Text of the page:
National Wildlife Day was created to bring awareness of endangered animals that need to be preserved and rescued from their diminishing populations. This day is also used to acknowledge zoos and animal sanctuaries for everything they do to help preserve this planet’s animals and educate the public about conservation. National Wildlife Day is celebrated on two dates, to double the effort to help bring awareness of the plight of wild animals around the globe. NWD encourages wildlife lovers to stand up and fight for animals that need a voice, visit their local zoo, and donate what they can to make a difference in the lives of endangered animals.
National Band & Tag is excited to celebrate today by recognizing all our conservation, zoo, and sanctuary customers! The research and conservation efforts that our customers make is inspiring, and we are happy to know that they use our products to help make a difference. We have had the opportunity to meet a lot of these great people the past two years at The Wildlife Society Conference, and we are excited to get to work with more conservationists in the future to meet all their identification needs.
Learn more about National Wildlife Day here: http://www.nationalwildlifeday.com/
Valentine’s Day is tomorrow, and we are celebrating with some different species of birds that not only mate for life, but that researchers and conservationist have banded with NB&T bird bands for life.
Bald Eagles are monogamous birds that generally mate for life unless a pair is unable to produce eggs, and if one partner dies, the remaining partner will seek out a new mate. During courtship, these raptors have various flight displays including a fantastic cartwheeling fall where the pair locks talons in midair.
Barn Owls are solitary creatures until they find and pair off with a mate. They mate for life and become very emotionally attached to their partner. Barn Owls can often be seen cuddling with their partner and babies in their nest.
Geese are very loyal birds who will mate for life and are very protective of their partners and offspring. When a goose’s mate dies, that bird will mourn in seclusion. Some geese spend the rest of their lives as widows or widowers, refusing to mate again.
Laysan Albatrosses return to the colony three years after fledging but do not mate for the first time until seven or eight years old. During these four or five years, they form bonds with a mate that they will keep for life.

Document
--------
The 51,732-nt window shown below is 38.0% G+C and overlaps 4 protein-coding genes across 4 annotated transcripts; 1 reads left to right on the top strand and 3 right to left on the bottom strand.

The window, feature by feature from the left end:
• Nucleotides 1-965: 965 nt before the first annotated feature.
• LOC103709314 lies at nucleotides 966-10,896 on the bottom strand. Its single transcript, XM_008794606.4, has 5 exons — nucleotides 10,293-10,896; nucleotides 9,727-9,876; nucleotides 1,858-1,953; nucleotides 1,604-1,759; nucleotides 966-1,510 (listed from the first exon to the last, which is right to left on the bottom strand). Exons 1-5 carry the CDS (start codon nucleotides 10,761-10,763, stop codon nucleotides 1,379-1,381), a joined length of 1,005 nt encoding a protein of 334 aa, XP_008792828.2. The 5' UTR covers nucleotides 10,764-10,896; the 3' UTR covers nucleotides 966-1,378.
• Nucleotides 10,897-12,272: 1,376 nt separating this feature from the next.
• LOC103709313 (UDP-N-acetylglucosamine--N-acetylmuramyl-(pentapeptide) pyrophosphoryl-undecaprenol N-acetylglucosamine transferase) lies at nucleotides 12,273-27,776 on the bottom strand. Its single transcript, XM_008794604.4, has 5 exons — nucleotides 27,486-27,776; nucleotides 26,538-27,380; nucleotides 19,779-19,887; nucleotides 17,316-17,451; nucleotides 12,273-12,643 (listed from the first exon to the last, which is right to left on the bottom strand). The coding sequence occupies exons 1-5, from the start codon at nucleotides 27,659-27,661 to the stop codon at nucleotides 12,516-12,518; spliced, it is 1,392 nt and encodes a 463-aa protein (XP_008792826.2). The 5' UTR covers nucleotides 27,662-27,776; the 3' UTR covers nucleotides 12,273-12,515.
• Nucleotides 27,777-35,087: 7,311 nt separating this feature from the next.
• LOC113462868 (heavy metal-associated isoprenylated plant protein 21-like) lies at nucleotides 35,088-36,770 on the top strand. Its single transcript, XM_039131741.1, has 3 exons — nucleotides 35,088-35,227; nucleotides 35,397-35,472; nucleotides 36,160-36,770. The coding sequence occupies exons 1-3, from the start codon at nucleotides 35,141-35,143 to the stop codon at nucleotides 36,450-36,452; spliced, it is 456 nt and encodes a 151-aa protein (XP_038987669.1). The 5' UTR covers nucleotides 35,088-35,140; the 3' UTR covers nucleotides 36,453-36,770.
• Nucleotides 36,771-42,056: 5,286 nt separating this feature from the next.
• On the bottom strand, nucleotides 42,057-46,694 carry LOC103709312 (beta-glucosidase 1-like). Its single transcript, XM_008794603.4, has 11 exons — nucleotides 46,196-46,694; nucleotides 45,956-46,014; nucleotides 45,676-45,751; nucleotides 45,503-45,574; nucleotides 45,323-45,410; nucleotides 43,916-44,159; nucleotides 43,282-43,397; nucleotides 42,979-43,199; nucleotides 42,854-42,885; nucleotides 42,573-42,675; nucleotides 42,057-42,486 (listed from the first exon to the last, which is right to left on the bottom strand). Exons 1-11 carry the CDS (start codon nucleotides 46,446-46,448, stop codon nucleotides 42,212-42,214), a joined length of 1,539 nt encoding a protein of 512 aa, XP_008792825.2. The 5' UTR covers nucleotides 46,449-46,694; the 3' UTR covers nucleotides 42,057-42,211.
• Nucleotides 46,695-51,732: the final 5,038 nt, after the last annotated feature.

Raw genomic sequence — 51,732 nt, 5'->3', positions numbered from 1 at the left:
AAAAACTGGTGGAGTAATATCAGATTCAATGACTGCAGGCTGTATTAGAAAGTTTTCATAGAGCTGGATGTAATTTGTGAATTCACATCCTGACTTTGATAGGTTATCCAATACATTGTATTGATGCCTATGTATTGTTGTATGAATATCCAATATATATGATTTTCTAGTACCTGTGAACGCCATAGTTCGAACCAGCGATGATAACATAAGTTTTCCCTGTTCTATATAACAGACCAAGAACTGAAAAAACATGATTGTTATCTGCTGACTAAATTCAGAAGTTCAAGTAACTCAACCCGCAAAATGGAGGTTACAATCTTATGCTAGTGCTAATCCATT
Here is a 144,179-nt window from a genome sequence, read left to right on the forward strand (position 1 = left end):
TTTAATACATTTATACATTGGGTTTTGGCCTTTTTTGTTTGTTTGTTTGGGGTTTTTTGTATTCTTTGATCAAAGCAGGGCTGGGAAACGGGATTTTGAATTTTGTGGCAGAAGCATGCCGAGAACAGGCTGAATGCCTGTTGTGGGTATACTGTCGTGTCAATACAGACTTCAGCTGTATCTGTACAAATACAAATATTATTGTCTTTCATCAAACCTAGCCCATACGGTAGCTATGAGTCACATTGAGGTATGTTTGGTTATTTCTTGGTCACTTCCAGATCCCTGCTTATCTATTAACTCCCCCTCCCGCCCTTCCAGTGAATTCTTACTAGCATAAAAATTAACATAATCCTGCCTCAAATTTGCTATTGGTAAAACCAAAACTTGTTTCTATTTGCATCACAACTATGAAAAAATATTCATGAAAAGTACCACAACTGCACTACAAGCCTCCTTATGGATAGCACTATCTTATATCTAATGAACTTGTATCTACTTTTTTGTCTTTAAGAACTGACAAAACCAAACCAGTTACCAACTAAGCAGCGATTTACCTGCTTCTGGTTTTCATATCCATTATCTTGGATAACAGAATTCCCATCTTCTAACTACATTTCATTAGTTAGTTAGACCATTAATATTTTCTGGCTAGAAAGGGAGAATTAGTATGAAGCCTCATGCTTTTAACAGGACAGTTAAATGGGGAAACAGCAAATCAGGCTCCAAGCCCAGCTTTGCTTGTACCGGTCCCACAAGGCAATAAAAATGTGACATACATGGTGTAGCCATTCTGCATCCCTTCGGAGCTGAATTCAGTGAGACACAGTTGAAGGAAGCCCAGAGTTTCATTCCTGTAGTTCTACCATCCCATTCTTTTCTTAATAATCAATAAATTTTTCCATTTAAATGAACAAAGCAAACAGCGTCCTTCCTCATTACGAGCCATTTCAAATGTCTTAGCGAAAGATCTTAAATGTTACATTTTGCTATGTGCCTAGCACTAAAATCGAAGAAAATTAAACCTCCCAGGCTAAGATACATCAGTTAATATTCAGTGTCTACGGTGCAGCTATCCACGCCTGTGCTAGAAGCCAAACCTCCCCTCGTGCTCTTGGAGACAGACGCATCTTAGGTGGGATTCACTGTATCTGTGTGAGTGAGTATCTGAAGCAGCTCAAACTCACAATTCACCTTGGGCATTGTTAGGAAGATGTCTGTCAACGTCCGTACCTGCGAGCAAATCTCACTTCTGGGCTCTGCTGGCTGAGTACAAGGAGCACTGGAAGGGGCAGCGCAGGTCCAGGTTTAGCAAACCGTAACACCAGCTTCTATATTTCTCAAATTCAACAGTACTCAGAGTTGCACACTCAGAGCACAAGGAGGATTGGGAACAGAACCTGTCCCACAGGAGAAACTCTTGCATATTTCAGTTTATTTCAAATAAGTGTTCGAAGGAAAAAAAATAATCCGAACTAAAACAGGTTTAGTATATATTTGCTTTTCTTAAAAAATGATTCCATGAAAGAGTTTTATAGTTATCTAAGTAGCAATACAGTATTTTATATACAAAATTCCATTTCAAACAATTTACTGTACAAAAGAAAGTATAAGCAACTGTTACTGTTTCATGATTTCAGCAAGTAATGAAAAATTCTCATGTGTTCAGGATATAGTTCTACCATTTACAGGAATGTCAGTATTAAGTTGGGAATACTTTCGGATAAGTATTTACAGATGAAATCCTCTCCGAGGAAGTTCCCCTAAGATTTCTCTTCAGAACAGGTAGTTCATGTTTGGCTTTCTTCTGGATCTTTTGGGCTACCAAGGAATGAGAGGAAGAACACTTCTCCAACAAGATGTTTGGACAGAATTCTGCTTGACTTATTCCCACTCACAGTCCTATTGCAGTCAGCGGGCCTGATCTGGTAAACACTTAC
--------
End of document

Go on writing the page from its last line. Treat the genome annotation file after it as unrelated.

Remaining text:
Ravens mate for life and live in pairs in a fixed territory. When their children reach adolescence, they leave home and join other adolescences. These flocks of young birds live and eat together until they mate and pair-off.
Sandhill Cranes mate for life and when they form a pair, the bond can last for years, until one of the cranes dies. After a mate passes away, the surviving crane will seek out a new mate.
Swans mate for life, although “divorce” sometimes occurs, particularly following nesting failure, and if a mate dies, the remaining swan will take up with another.
Learn about more birds who mate for life here.
The most popular way to know if one of your pet waterfowl are shot by a hunter is to band its leg with a band. Most of our customers like to stamp their name or farm name and phone number on their leg bands. Our aluminum leg bands can be customized with any text you would like (up to a certain character limit depending on band size), as well as multiple colors.
Mallards are usually a size 14.
Canadian Geese are usually a size 28.
In the Ducks Unlimited article, “15 Great Places to Hunt Waterfowl” it lists top cities and areas in the United States and Canada to hunt all different species of waterfowl, such as mallards, Canadian geese, pintails, green-winged teal, mottled ducks, and more.
If your business is in the hunting industry and located in one of these popular waterfowl areas, try promoting your business with customized, promotional waterfowl leg bands! Have your company’s name, website, phone number etc. stamped on the band and hand them out to your customers to help spread the word and get repeat customers year after year. These fun souvenir bands make great giveaways for out of town people visiting to hunt. Customers can place the waterfowl leg bands on their lanyards and always have a reminder of your business.